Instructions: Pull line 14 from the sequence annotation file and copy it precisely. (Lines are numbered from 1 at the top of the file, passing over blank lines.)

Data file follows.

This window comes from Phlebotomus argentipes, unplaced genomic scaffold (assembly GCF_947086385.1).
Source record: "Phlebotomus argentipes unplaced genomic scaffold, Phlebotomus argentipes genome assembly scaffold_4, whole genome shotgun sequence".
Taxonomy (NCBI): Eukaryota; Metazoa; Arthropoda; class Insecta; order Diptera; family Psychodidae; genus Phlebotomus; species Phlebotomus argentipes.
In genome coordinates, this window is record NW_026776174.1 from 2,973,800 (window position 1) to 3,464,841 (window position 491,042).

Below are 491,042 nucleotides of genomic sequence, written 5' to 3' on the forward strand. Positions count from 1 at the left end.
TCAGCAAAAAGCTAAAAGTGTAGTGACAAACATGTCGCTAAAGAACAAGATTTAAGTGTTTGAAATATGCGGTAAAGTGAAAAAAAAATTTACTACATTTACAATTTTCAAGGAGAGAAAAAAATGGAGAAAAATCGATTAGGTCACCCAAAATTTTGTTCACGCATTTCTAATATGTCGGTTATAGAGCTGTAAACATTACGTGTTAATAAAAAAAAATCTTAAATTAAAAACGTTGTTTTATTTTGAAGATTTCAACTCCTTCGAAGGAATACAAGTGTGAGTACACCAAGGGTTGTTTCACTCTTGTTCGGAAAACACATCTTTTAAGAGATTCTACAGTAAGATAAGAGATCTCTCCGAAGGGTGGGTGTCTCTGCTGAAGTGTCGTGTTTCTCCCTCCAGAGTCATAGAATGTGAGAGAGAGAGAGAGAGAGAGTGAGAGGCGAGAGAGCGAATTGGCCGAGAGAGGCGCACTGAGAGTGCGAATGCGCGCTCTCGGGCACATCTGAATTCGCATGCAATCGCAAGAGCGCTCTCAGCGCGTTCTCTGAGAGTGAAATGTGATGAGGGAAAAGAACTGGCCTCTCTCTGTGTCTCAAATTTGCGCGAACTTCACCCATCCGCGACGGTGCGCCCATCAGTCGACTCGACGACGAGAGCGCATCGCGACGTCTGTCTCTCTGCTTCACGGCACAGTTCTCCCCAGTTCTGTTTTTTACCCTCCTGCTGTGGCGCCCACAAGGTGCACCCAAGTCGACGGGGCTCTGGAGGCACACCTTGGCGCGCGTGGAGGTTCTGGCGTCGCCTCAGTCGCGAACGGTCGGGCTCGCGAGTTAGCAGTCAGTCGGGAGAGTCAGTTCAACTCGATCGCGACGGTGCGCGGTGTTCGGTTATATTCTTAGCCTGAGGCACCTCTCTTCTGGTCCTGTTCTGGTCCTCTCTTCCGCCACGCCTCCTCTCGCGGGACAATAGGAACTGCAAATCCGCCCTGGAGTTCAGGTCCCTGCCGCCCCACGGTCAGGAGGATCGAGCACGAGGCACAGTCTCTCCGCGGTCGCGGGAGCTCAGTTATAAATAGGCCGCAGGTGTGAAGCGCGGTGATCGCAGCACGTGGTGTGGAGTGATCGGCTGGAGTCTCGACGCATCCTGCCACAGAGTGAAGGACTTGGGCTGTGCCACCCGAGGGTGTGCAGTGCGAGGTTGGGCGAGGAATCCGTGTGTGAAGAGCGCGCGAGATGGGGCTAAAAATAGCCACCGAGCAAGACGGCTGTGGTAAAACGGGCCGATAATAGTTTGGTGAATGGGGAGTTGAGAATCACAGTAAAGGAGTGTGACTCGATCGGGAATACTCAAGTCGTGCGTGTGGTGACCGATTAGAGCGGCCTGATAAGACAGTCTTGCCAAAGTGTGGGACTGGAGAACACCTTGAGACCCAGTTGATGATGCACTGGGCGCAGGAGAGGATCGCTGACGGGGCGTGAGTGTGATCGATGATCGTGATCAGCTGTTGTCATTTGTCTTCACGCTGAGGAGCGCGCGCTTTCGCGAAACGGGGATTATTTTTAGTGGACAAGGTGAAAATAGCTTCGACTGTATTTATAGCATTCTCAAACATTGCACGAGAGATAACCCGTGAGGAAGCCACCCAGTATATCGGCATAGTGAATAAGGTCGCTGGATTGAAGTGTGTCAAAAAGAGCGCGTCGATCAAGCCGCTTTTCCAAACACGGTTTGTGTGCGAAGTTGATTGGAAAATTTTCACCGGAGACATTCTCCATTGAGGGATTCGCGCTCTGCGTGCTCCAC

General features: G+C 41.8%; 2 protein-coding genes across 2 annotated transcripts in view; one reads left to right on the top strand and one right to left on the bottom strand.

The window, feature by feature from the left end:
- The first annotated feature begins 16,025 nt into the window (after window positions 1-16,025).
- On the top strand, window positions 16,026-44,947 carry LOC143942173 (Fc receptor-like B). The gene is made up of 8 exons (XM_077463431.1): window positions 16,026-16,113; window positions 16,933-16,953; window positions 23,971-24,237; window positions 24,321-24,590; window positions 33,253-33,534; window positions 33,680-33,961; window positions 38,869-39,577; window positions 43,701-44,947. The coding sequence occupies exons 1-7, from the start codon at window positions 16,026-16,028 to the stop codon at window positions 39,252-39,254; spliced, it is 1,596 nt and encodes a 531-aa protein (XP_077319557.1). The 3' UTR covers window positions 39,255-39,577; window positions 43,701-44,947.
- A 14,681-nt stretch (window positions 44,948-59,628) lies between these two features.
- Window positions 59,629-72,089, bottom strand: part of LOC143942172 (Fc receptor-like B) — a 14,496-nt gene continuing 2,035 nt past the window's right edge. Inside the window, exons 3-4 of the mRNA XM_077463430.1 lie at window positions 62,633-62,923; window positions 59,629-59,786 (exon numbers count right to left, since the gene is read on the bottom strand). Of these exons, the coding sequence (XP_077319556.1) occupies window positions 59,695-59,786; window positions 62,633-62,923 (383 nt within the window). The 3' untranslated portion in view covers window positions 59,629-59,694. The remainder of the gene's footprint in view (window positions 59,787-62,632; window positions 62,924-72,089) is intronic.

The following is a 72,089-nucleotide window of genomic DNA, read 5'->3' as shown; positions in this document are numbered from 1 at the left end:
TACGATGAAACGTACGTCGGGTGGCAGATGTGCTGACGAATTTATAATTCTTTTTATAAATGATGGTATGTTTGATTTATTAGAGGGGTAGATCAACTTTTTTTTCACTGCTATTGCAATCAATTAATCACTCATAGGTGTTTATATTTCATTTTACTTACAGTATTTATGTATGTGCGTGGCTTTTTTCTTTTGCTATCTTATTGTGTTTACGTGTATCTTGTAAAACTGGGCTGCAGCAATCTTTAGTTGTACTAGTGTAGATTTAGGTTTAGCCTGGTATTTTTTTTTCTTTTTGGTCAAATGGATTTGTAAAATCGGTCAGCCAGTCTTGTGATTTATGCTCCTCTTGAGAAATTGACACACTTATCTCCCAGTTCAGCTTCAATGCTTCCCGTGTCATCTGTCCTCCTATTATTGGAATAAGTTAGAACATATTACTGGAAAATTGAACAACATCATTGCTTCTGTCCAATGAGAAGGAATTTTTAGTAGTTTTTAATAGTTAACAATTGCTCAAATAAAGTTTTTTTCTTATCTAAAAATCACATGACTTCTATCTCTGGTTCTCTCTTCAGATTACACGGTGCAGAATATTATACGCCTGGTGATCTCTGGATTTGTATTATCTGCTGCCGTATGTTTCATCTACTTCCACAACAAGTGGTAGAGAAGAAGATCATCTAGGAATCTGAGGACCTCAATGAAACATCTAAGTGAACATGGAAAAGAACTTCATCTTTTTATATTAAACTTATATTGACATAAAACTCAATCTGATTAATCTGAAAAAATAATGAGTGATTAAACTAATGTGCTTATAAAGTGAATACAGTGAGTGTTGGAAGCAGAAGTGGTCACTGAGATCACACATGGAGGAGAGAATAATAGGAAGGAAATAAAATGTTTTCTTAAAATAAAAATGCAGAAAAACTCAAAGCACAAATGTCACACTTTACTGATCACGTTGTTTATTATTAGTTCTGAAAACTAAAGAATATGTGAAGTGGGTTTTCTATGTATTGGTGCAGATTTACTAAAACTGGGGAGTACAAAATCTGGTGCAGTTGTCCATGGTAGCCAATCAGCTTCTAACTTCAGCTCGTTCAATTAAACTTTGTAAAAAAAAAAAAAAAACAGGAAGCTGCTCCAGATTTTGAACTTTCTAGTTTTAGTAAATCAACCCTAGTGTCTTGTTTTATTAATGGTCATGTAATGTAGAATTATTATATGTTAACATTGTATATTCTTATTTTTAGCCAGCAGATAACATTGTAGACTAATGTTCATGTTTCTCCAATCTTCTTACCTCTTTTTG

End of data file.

TACGATGAAACGTACGTCGGGTGGCAGATGTGCTGACGAATTTATAATTCTTTTTATAAATGATGGTATGTTTGATTTATTAGAGGGGTAGATCAACTTTTTTTTCACTGCTATTGCAATCAATTAATCACTCATAGGTGTTTATATTTCATTTTACTTACAGTATTTATGTATGTGCGTGGCTTTTTTCTTTTGCTATCTTATTGTGTTTACGTGTATCTTGTAAAACTGGGCTGCAGCAATCTTTAGTTGTACTAGTGTAGATTTAGGTTTAGCCTGGTATTTTTTTTTCTTTTTGGTCAAATGGATTTGTAAAATCGGTCAGCCAGTCTTGTGATTTATGCTCCTCTTGAGAAATTGACACACTTATCTCCCAGTTCAGCTTCAATGCTTCCCGTGTCATCTGTCCTCCTATTATTGGAATAAGTTAGAACATATTACTGGAAAATTGAACAACATCATTGCTTCTGTCCAATGAGAAGGAATTTTTAGTAGTTTTTAATAGTTAACAATTGCTCAAATAAAGTTTTTTTCTTATCTAAAAATCACATGACTTCTATCTCTGGTTCTCTCTTCAGATTACACGGTGCAGAATATTATACGCCTGGTGATCTCTGGATTTGTATTATCTGCTGCCGTATGTTTCATCTACTTCCACAACAAGTGGTAGAGAAGAAGATCATCTAGGAATCTGAGGACCTCAATGAAACATCTAAGTGAACATGGAAAAGAACTTCATCTTTTTATATTAAACTTATATTGACATAAAACTCAATCTGATTAATCTGAAAAAATAATGAGTGATTAAACTAATGTGCTTATAAAGTGAATACAGTGAGTGTTGGAAGCAGAAGTGGTCACTGAGATCACACATGGAGGAGAGAATAATAGGAAGGAAATAAAATGTTTTCTTAAAATAAAAATGCAGAAAAACTCAAAGCACAAATGTCACACTTTACTGATCACGTTGTTTATTATTAGTTCTGAAAACTAAAGAATATGTGAAGTGGGTTTTCTATGTATTGGTGCAGATTTACTAAAACTGGGGAGTACAAAATCTGGTGCAGTTGTCCATGGTAGCCAATCAGCTTCTAACTTCAGCTCGTTCAATTAAACTTTGTAAAAAAAAAAAAAAAACAGGAAGCTGCTCCAGATTTTGAACTTTCTAGTTTTAGTAAATCAACCCTAGTGTCTTGTTTTATTAATGGTCATGTAATGTAGAATTATTATATGTTAACATTGTATATTCTTATTTTTAGCCAGCAGATAACATTGTAGACTAATGTTCATGTTTCTCCAATCTTCTTACCTCTTTTTG